Miss Gr. Finely run off, upon my word! Sir Ch. I am afraid only that you will be able, Charlotte, to do what you will with him. I am sorry to have cause to say, that I have seen very good women, who have not known how to bear indulgence!-Waller was not absolutely wrong, as to such, when he said, "that women were born to be controlled." If control is likely to be necessary, it will be with women of such charming spirits as you know whose, Charlotte, who will not confine to time and place their otherwise agreeable vivacities.

Miss Gr. Well, but, sir, if it should chance to be so, and I were Lord G's upper servant; for control implies dominion; what a fine advantage would he have in a brother, who could direct him so well (though he might still, perhaps, be a bachelor) how to manage a wife so flippant !

Sir Ch. Bachelors, Charlotte, are close observers. It is not every married couple, if they were solicitous to have a bachelor marry, that should admit him into a very close intimacy with themselves.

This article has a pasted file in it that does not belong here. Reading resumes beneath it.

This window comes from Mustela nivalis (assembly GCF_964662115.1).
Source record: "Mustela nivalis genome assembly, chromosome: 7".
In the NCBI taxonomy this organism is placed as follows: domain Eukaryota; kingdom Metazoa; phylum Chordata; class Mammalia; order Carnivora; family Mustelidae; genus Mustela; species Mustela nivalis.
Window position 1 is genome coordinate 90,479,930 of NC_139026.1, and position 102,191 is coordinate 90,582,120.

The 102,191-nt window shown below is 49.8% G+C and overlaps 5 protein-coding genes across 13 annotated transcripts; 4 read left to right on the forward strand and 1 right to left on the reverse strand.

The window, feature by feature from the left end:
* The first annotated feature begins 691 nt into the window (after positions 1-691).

Miss Gr. [Archly. Pray, Lord L—————, did we not once hear our cousin Everard make an observation of this nature?

Sir Ch. Fairly retorted, Charlotte!-But how came your cousin Everard to make this observation? I once heard you say, that he was but a common observer. Every married pair is not Lord and Lady L

Miss Gr. Well, well, I believe married people must do as well as they can. But may I ask you, brother, is it owing to such observations as those you have been making, that you are now a single man?

Sir Ch. A fair question from you, Charlotte. I answer, It is not.

Miss Gr. I should be glad, with all my heart, to know what is.

Sir Ch. When the subject comes fairly on the carpet, your curiosity may perhaps be gratified. But tell me, do you intend that the subject you had engaged Lady L- to introduce, in relation to Lord G and Sir Walter Watkyns, should be dismissed, at present? I mean not to be peremptory, Charlotte: be not afraid to